Crisis of Trust Over Voting Difficulties
Must Be Addressed
January 10, 2005
It is two months after Election Day, and we
not know with certainty the winner of the gubernatorial election in
Washington state or the mayoral race in San Diego. Meanwhile, the
Internet is swimming with conspiracy theories that Republicans, mostly
in Ohio and Florida, stole the presidential election for George W.
Post-election controversies are usually the stuff of
elections, and this year is no exception: The Washington state
gubernatorial race, for example, features a 130-vote margin out of
almost 3 million votes cast. But this year’s election season is
qualitatively different from earlier ones, in that those on the losing
side of close elections increasingly are alleging fraud in the election
These claims, in turn, appear to be undermining the
faith in the electoral process, creating a much more dangerous
situation than most people realize and requiring some radical changes
in the way we run elections in this country.
Both Democrats and Republicans have compared our most
election to the Nov. 21 Ukranian presidential election invalidated by
the Ukrainian Supreme Court amid fraud allegations. James Galbraith
wrote that “if the Ukraine standard were applied to Ohio — as it should
be — then the late lamented U.S. election was certainly stolen.”
Protesters in Washington state, who did not want the state Supreme
Court to order 573 erroneously rejected ballots from Democratic-leaning
King County to be counted, held signs reading “Welcome to Ukraine.”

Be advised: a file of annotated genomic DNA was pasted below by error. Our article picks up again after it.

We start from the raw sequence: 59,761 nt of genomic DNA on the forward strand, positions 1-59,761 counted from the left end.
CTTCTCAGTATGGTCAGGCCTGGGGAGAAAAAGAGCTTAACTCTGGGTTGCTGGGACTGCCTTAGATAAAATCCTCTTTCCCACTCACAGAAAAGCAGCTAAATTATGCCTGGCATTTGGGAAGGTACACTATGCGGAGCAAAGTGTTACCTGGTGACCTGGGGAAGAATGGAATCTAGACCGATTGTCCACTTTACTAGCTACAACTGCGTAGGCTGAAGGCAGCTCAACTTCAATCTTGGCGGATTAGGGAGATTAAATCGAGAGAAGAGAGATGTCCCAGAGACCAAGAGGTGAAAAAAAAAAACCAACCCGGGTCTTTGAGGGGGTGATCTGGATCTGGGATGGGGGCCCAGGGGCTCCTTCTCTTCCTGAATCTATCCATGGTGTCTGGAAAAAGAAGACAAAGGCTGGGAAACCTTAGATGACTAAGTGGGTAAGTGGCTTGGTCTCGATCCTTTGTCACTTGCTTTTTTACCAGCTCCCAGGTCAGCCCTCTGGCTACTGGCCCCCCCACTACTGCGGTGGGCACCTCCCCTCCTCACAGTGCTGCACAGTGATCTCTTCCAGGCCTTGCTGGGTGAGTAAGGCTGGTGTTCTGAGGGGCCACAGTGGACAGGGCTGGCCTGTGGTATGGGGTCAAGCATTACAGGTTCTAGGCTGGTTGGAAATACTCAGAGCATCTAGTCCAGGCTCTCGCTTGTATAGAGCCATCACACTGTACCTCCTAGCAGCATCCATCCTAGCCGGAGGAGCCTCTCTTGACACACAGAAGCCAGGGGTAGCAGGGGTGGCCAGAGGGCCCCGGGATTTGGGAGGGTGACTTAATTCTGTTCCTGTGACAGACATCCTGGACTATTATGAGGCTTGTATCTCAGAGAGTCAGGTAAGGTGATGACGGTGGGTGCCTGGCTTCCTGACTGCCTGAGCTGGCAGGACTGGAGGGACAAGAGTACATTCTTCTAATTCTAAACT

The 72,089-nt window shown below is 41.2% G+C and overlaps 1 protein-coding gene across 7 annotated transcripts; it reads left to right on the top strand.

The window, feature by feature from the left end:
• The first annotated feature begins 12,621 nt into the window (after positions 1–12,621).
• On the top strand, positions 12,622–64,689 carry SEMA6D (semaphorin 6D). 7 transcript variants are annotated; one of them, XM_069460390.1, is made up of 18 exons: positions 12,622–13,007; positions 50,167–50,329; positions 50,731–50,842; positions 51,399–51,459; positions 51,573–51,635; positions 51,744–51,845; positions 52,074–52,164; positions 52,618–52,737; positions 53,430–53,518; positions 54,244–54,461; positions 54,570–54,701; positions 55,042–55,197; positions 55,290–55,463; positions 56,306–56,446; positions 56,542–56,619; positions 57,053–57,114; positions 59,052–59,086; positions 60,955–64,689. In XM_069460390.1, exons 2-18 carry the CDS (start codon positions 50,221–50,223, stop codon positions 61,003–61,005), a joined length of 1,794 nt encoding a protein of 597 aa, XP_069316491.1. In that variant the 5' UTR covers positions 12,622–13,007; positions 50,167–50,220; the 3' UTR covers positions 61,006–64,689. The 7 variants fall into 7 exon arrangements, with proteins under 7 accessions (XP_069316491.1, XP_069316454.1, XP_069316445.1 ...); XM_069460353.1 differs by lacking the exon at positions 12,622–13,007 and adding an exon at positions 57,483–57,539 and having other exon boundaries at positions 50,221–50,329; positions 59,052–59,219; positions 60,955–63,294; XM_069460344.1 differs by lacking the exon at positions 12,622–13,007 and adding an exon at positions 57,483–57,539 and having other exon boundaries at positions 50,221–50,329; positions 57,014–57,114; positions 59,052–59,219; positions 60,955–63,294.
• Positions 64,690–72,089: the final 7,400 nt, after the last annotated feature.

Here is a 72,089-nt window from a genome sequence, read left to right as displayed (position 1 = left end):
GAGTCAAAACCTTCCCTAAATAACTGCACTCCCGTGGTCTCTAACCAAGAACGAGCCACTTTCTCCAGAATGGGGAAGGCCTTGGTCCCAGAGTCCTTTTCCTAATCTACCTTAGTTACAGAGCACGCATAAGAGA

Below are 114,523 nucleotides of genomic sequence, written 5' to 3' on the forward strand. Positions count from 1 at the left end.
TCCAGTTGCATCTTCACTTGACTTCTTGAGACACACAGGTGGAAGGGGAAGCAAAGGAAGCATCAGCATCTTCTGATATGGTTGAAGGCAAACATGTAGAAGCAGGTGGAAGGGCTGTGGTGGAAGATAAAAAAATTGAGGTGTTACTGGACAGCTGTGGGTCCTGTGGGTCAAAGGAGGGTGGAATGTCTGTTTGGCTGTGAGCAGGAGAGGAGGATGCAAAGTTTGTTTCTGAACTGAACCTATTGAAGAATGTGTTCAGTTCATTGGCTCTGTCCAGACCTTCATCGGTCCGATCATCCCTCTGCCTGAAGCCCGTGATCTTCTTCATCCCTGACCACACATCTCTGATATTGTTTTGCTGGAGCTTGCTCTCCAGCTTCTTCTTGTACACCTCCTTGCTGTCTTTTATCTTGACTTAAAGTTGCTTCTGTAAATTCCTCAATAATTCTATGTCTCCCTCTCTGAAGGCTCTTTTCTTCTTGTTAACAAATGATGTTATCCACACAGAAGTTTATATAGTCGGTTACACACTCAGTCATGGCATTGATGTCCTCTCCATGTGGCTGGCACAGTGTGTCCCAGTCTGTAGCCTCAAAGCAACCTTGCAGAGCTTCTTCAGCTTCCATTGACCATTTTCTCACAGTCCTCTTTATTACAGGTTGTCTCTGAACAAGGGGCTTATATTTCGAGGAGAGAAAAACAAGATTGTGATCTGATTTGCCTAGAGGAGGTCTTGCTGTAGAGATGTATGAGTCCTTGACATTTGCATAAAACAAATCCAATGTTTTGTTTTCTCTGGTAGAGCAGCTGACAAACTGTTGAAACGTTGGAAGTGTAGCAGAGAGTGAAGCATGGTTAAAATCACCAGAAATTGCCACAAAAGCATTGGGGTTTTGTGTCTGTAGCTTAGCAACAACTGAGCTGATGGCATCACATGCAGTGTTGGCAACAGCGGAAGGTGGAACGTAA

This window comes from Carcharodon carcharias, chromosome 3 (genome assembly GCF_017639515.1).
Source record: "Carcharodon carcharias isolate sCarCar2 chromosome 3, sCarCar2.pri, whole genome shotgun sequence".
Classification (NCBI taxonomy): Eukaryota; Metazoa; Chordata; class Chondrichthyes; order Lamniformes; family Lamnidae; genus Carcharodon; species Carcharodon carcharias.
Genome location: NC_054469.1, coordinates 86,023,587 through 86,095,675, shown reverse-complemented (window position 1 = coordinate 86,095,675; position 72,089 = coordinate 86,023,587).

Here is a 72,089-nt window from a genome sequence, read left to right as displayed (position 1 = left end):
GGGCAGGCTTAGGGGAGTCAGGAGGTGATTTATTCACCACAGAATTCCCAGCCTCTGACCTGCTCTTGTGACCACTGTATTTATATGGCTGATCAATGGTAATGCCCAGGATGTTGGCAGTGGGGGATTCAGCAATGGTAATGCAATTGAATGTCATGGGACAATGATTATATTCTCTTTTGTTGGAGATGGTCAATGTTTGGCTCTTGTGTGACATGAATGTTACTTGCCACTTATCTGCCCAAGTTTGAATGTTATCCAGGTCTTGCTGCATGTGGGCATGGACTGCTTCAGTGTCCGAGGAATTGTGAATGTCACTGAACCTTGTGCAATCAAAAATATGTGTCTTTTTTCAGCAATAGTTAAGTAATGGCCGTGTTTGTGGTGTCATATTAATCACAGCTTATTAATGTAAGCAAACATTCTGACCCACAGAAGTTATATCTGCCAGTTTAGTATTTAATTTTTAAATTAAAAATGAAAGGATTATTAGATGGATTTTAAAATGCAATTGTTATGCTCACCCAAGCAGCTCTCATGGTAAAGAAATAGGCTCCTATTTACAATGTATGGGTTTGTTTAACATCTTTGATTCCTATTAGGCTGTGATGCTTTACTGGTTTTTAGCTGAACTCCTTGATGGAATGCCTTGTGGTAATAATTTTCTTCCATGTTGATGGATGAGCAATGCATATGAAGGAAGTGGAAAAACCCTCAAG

Some fraud apparently did occur in the 2004 election but
far only related to voter registrations. No one has yet found any
evidence of fraud substantial enough to change election outcomes. (Mary
Poppins, it seems, doesn’t turn out to vote even if she is registered
Much of what gets called fraud these days is rather
fashioned incompetence by election administrators. The 573 contested
King County absentee ballots were originally not counted because
election workers had erroneously coded them as lacking a signature on
Election administration problems are widespread, though
recently they were virtually unreported. Consider election officials in
North Carolina, who lost more than 4,500 votes because they thought a
computer disk could hold more data than it did. The state now must hold
a new election for a statewide office where those votes could have made
Despite the widespread belief that the election in
a success, the state continued to experience voting problems, including
ballots lost because of a power failure, computer problems in
tabulating votes, and 270 ballots found in one county two weeks after
Imagine if these problems had occurred at the same time
(as in 2000) a 537-vote margin separated the Democratic and Republican
candidates for president in Florida. Some of those on the losing side
would have had an incentive — even absent any evidence — to undermine
the legitimacy of the election by pointing to these incidents and
claiming voter fraud. Many supporters of the losing candidate would
have been inclined to believe it, if only as a means of wishful
thinking that the results could be reversed.
In no place has this election been subject to more
vocal fraud allegations than Ohio. Yet extensive investigations